The graph compares displacement and planing hulls and the effort required to keep them going.
For displacement hulls, you can see that coasting provides for a lower cadence while maintaining speed.
Try this: on a flatwater day, while paddling normally, simply stop paddling, and you’ll see the “V” bow wave continue to occur for quite a while, indicating that you’re still moving through the water.
For planing hulls, thrust must be constant to keep the hull planing, else speed falls off rapidly, and additional effort is required to get the hull planing again. Think about what this means for a paddle stroke: you can actually pause a bit between strokes and let the boat glide without losing much if any speed.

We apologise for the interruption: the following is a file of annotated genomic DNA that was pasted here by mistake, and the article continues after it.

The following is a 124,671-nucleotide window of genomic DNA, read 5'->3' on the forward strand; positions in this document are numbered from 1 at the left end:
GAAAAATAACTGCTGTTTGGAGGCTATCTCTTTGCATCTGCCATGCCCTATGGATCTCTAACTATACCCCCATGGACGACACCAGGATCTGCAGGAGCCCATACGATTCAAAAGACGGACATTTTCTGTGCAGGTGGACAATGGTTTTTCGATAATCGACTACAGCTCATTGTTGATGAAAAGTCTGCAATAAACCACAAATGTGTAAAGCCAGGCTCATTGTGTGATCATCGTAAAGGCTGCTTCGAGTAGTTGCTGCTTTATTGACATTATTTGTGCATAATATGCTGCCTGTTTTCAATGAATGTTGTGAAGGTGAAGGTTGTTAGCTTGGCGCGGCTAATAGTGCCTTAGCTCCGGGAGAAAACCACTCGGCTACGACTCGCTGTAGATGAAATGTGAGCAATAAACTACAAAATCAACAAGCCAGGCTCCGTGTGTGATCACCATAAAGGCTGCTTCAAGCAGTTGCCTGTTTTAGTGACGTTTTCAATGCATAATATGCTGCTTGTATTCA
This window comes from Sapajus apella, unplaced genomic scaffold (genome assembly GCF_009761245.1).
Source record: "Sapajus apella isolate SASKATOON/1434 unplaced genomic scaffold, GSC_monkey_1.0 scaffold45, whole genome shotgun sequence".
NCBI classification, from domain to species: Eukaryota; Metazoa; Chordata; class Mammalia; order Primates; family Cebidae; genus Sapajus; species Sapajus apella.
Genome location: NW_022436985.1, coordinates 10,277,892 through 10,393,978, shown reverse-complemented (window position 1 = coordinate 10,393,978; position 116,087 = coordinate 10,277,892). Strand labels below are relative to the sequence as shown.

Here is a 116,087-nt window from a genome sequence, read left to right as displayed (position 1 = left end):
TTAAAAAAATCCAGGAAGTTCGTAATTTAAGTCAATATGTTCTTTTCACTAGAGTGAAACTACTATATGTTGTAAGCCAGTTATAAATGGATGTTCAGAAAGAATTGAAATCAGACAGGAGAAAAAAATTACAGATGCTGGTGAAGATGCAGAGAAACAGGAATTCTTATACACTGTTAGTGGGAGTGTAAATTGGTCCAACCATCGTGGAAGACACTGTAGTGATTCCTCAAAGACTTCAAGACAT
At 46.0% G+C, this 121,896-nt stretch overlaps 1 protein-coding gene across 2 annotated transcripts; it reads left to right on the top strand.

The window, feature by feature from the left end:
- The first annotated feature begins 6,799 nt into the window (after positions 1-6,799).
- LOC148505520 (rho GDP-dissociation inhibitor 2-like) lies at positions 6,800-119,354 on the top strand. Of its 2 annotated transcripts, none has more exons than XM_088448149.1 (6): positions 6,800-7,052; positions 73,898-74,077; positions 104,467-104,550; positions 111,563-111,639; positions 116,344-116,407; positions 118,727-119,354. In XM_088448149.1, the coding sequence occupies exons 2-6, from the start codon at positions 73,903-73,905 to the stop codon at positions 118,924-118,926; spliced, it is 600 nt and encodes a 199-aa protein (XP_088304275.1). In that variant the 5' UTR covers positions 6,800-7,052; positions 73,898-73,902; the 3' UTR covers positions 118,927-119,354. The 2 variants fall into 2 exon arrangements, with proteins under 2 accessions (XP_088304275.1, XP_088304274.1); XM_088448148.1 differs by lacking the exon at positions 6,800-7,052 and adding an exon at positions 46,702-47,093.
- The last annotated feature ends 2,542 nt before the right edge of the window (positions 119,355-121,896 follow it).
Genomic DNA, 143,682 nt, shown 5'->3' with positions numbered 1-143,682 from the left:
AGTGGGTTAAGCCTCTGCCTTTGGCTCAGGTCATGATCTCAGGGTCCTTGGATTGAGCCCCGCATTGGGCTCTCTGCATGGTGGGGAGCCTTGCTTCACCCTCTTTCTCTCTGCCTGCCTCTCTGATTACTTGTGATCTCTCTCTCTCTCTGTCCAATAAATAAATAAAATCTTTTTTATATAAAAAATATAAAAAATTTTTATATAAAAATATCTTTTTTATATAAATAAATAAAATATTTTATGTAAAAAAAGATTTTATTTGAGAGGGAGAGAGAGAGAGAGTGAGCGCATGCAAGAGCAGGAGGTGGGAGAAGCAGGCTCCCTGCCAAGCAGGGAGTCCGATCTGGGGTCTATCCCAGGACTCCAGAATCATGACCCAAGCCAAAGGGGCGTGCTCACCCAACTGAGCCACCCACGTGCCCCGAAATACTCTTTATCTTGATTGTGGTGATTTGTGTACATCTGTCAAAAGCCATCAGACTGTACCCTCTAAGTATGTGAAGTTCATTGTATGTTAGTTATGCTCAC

When a displacement hull is pushed beyond its hull speed, it begins to exhibit the same characteristics as a planing hull. Think about it: you’re effectively trying to raise the bow of your kayak/canoe out of the water to get it go faster. You can do that, but the effort required is significantly higher; you get less bang for your buck. In a sprint, this might be worth the effort, but on a longer paddle, it’s doubtful you can maintain that profile.